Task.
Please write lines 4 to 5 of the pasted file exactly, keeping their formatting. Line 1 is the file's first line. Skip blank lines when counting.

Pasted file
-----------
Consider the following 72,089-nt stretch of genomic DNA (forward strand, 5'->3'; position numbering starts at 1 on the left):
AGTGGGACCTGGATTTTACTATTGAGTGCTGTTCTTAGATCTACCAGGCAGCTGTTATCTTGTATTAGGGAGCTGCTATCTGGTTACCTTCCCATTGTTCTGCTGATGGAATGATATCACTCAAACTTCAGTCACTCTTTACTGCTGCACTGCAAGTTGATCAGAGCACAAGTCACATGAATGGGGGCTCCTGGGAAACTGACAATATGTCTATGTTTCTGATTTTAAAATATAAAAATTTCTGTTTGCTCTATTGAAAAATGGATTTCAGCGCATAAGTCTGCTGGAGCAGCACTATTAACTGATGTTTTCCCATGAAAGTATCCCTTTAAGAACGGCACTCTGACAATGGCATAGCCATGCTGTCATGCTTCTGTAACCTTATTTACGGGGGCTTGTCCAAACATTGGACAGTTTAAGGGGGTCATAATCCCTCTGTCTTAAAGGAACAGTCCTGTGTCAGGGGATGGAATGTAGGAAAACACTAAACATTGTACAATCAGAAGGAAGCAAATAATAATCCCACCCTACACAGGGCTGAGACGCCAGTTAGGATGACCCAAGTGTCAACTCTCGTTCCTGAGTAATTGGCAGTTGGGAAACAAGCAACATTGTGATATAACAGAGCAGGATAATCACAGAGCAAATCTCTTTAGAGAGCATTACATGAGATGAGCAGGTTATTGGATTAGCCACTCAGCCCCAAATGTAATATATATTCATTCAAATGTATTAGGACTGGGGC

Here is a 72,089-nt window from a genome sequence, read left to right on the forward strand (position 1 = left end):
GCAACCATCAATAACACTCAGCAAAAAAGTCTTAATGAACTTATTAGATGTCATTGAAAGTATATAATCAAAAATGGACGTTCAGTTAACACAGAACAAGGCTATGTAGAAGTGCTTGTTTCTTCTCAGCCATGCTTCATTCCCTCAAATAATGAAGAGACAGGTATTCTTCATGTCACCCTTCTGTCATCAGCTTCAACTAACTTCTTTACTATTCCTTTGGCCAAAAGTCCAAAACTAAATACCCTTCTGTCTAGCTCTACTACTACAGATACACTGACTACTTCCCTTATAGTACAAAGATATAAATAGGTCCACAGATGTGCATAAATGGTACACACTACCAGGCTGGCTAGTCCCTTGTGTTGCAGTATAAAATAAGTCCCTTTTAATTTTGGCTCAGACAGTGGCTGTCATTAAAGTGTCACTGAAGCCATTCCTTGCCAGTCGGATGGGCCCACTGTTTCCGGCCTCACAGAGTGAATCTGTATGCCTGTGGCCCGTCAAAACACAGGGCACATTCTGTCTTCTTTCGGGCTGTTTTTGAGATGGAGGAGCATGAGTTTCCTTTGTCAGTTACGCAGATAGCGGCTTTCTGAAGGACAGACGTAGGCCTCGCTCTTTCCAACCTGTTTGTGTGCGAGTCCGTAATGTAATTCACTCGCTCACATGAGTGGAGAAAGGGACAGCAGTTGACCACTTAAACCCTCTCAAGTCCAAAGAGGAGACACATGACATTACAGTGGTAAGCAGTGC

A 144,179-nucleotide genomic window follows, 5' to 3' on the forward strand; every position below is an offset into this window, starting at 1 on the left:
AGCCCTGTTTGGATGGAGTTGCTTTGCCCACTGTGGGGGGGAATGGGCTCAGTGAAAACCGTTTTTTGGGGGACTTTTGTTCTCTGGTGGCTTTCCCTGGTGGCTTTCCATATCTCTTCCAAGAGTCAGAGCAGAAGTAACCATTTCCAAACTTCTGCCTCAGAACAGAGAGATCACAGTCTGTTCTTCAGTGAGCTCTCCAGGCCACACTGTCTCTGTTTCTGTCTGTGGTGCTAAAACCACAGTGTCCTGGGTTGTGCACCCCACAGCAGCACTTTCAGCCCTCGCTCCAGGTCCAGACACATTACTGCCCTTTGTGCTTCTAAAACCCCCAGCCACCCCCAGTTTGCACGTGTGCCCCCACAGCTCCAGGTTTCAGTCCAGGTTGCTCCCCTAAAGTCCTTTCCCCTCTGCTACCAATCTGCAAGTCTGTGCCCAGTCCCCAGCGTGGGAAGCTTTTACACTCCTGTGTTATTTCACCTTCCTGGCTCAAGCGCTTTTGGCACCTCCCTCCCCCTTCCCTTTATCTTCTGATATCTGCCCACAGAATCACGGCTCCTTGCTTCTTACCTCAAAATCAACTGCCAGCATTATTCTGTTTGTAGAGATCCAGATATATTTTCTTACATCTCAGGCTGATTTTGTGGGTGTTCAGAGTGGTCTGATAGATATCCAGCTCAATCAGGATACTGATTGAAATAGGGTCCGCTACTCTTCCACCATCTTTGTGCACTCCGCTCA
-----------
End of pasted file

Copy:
GCAACCATCAATAACACTCAGCAAAAAAGTCTTAATGAACTTATTAGATGTCATTGAAAGTATATAATCAAAAATGGACGTTCAGTTAACACAGAACAAGGCTATGTAGAAGTGCTTGTTTCTTCTCAGCCATGCTTCATTCCCTCAAATAATGAAGAGACAGGTATTCTTCATGTCACCCTTCTGTCATCAGCTTCAACTAACTTCTTTACTATTCCTTTGGCCAAAAGTCCAAAACTAAATACCCTTCTGTCTAGCTCTACTACTACAGATACACTGACTACTTCCCTTATAGTACAAAGATATAAATAGGTCCACAGATGTGCATAAATGGTACACACTACCAGGCTGGCTAGTCCCTTGTGTTGCAGTATAAAATAAGTCCCTTTTAATTTTGGCTCAGACAGTGGCTGTCATTAAAGTGTCACTGAAGCCATTCCTTGCCAGTCGGATGGGCCCACTGTTTCCGGCCTCACAGAGTGAATCTGTATGCCTGTGGCCCGTCAAAACACAGGGCACATTCTGTCTTCTTTCGGGCTGTTTTTGAGATGGAGGAGCATGAGTTTCCTTTGTCAGTTACGCAGATAGCGGCTTTCTGAAGGACAGACGTAGGCCTCGCTCTTTCCAACCTGTTTGTGTGCGAGTCCGTAATGTAATTCACTCGCTCACATGAGTGGAGAAAGGGACAGCAGTTGACCACTTAAACCCTCTCAAGTCCAAAGAGGAGACACATGACATTACAGTGGTAAGCAGTGC

A 144,179-nucleotide genomic window follows, 5' to 3' on the forward strand; every position below is an offset into this window, starting at 1 on the left: